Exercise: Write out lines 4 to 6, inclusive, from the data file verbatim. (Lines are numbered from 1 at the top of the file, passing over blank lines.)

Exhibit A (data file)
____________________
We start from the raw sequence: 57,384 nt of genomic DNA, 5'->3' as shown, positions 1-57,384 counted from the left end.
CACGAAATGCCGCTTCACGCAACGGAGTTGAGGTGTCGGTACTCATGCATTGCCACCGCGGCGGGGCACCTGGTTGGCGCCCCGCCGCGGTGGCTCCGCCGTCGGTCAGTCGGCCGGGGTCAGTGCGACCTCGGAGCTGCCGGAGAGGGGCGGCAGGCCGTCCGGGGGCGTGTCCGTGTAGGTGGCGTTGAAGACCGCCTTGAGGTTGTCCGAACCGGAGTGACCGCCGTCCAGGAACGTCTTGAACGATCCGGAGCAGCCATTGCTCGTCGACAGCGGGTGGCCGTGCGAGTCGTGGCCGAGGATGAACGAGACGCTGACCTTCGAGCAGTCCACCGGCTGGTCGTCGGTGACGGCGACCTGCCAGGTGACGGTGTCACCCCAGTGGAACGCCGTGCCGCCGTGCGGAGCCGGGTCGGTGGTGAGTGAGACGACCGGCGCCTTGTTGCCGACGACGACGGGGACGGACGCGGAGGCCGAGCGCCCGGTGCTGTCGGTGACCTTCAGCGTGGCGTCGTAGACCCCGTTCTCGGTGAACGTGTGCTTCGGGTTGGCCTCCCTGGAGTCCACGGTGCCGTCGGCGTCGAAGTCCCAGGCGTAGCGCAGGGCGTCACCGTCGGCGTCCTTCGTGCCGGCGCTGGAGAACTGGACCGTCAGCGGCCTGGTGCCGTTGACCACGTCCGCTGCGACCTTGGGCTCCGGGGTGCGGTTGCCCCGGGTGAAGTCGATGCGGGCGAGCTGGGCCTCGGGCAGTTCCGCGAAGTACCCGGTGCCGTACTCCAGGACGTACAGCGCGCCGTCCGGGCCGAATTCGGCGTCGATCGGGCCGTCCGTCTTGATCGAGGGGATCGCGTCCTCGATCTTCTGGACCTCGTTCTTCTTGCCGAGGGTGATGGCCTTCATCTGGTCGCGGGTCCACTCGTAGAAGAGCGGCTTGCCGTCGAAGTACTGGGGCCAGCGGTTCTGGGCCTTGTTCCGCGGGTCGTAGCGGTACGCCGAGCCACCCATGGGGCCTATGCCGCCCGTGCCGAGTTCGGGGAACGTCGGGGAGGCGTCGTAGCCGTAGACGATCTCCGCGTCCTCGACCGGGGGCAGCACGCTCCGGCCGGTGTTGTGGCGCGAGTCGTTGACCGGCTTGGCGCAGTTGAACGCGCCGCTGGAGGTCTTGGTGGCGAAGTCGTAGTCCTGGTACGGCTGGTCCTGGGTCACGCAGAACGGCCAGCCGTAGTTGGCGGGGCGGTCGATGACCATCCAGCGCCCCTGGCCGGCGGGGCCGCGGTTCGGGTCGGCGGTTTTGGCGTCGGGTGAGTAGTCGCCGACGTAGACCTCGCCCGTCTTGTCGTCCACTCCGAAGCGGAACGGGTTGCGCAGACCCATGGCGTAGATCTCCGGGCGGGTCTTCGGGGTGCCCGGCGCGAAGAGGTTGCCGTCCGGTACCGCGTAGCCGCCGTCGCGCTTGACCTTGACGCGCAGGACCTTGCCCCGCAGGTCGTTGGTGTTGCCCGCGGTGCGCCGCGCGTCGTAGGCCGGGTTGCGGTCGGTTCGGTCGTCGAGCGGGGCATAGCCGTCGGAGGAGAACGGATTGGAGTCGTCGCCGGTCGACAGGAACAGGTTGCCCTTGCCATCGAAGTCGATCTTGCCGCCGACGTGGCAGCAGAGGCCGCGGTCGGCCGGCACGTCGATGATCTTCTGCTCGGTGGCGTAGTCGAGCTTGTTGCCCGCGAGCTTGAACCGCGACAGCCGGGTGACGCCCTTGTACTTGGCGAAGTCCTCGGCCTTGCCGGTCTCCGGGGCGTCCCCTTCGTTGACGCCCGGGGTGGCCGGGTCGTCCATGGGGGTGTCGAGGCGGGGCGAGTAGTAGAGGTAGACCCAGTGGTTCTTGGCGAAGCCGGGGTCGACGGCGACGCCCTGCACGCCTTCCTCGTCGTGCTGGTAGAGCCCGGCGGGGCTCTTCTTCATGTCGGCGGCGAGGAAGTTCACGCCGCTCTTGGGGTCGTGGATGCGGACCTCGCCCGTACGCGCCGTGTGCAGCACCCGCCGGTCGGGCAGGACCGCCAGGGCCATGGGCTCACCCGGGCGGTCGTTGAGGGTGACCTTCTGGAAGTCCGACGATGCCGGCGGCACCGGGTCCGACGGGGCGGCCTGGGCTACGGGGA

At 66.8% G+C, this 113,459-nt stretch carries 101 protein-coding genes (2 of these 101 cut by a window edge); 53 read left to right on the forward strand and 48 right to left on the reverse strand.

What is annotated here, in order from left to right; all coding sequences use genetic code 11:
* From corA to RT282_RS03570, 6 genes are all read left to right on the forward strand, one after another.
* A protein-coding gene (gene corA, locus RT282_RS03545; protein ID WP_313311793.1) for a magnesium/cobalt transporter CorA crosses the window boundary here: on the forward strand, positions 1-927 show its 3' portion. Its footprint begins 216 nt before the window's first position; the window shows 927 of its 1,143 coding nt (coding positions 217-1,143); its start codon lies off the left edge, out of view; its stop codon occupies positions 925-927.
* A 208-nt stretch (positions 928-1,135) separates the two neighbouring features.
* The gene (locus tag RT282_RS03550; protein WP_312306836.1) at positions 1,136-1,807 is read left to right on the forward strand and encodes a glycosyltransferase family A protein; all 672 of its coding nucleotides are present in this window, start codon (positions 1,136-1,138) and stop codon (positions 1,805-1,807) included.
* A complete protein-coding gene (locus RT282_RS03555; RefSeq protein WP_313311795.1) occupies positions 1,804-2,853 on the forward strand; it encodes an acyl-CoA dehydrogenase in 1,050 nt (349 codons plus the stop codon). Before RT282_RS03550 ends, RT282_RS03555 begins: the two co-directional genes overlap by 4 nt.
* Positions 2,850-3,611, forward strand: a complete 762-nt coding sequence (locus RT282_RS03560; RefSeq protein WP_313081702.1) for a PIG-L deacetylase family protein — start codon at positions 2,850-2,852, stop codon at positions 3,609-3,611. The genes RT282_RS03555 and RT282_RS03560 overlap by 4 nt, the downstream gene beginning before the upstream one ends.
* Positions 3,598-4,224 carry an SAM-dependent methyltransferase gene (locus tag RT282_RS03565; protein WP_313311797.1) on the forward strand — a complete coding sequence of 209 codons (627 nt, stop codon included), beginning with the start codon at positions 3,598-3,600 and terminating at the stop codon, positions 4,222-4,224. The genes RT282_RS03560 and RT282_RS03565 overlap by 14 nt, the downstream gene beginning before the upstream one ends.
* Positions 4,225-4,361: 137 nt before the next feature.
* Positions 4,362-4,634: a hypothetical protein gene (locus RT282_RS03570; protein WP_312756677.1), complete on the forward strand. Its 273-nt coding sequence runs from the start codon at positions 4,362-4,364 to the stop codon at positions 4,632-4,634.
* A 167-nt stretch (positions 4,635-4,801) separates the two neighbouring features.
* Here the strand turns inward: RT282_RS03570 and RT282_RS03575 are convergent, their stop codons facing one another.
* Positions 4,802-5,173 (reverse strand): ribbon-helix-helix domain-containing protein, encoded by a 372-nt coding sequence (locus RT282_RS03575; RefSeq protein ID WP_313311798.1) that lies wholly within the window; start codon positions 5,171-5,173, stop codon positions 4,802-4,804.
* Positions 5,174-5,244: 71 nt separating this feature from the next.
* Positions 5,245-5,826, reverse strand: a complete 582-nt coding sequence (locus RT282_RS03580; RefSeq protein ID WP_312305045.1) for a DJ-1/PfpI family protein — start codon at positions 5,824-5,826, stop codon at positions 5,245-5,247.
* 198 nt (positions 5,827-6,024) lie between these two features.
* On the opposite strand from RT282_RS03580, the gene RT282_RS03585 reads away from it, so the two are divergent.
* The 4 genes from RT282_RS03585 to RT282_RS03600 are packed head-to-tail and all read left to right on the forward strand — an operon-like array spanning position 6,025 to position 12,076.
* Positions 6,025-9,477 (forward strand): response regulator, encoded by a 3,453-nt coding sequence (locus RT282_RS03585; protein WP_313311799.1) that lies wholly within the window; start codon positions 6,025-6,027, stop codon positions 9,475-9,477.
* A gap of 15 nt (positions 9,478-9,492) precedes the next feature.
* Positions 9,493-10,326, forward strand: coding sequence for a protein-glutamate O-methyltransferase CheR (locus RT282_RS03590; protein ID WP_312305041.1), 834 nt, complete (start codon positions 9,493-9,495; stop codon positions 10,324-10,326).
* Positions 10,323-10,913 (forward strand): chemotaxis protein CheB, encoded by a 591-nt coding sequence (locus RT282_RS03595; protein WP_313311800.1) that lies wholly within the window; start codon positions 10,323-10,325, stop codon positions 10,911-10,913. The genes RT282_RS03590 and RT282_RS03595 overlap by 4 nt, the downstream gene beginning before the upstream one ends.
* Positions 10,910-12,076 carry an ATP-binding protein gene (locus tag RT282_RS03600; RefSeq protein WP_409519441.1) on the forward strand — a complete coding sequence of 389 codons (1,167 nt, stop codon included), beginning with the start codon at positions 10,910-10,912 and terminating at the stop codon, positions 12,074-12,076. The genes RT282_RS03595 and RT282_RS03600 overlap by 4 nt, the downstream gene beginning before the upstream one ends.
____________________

What is annotated here, in order from left to right; all coding sequences use genetic code 11:
* From corA to RT282_RS03570, 6 genes are all read left to right on the forward strand, one after another.
* A protein-coding gene (gene corA, locus RT282_RS03545; protein ID WP_313311793.1) for a magnesium/cobalt transporter CorA crosses the window boundary here: on the forward strand, positions 1-927 show its 3' portion. Its footprint begins 216 nt before the window's first position; the window shows 927 of its 1,143 coding nt (coding positions 217-1,143); its start codon lies off the left edge, out of view; its stop codon occupies positions 925-927.